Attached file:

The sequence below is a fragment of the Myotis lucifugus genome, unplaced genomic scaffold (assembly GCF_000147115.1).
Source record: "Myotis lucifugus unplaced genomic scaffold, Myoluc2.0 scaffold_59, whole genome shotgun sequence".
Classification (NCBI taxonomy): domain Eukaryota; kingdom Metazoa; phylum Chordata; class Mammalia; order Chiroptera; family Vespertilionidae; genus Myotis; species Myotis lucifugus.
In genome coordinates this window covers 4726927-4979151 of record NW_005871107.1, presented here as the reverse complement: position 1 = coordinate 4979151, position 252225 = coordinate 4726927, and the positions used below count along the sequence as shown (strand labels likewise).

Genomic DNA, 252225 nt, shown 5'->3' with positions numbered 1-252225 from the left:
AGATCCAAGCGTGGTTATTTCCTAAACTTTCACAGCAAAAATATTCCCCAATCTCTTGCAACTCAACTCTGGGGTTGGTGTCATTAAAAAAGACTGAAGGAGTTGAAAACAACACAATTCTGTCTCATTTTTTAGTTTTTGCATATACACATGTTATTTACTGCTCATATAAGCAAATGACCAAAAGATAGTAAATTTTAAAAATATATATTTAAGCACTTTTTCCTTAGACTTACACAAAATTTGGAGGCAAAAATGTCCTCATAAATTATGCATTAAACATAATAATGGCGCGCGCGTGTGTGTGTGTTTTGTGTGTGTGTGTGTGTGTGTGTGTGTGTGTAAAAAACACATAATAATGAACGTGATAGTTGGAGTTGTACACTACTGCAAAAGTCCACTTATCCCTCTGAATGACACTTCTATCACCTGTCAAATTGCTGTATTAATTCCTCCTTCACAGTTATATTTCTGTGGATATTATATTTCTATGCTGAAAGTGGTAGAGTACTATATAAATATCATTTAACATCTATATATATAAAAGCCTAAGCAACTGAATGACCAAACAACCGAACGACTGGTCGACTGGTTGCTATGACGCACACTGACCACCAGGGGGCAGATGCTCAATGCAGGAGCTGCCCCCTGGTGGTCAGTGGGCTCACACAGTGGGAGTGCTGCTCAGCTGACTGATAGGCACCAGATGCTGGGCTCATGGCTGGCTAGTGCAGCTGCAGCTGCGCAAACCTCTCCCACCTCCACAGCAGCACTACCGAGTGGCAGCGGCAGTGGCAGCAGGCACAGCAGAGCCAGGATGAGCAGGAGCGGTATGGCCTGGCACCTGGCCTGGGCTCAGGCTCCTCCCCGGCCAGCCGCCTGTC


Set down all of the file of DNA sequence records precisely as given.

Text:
The sequence below is a fragment of the Myotis lucifugus genome, unplaced genomic scaffold (assembly GCF_000147115.1).
Source record: "Myotis lucifugus unplaced genomic scaffold, Myoluc2.0 scaffold_59, whole genome shotgun sequence".
Classification (NCBI taxonomy): domain Eukaryota; kingdom Metazoa; phylum Chordata; class Mammalia; order Chiroptera; family Vespertilionidae; genus Myotis; species Myotis lucifugus.
In genome coordinates this window covers 4726927-4979151 of record NW_005871107.1, presented here as the reverse complement: position 1 = coordinate 4979151, position 252225 = coordinate 4726927, and the positions used below count along the sequence as shown (strand labels likewise).

Genomic DNA, 252225 nt, shown 5'->3' with positions numbered 1-252225 from the left:
AGATCCAAGCGTGGTTATTTCCTAAACTTTCACAGCAAAAATATTCCCCAATCTCTTGCAACTCAACTCTGGGGTTGGTGTCATTAAAAAAGACTGAAGGAGTTGAAAACAACACAATTCTGTCTCATTTTTTAGTTTTTGCATATACACATGTTATTTACTGCTCATATAAGCAAATGACCAAAAGATAGTAAATTTTAAAAATATATATTTAAGCACTTTTTCCTTAGACTTACACAAAATTTGGAGGCAAAAATGTCCTCATAAATTATGCATTAAACATAATAATGGCGCGCGCGTGTGTGTGTGTTTTGTGTGTGTGTGTGTGTGTGTGTGTGTGTGTAAAAAACACATAATAATGAACGTGATAGTTGGAGTTGTACACTACTGCAAAAGTCCACTTATCCCTCTGAATGACACTTCTATCACCTGTCAAATTGCTGTATTAATTCCTCCTTCACAGTTATATTTCTGTGGATATTATATTTCTATGCTGAAAGTGGTAGAGTACTATATAAATATCATTTAACATCTATATATATAAAAGCCTAAGCAACTGAATGACCAAACAACCGAACGACTGGTCGACTGGTTGCTATGACGCACACTGACCACCAGGGGGCAGATGCTCAATGCAGGAGCTGCCCCCTGGTGGTCAGTGGGCTCACACAGTGGGAGTGCTGCTCAGCTGACTGATAGGCACCAGATGCTGGGCTCATGGCTGGCTAGTGCAGCTGCAGCTGCGCAAACCTCTCCCACCTCCACAGCAGCACTACCGAGTGGCAGCGGCAGTGGCAGCAGGCACAGCAGAGCCAGGATGAGCAGGAGCGGTATGGCCTGGCACCTGGCCTGGGCTCAGGCTCCTCCCCGGCCAGCCGCCTGTC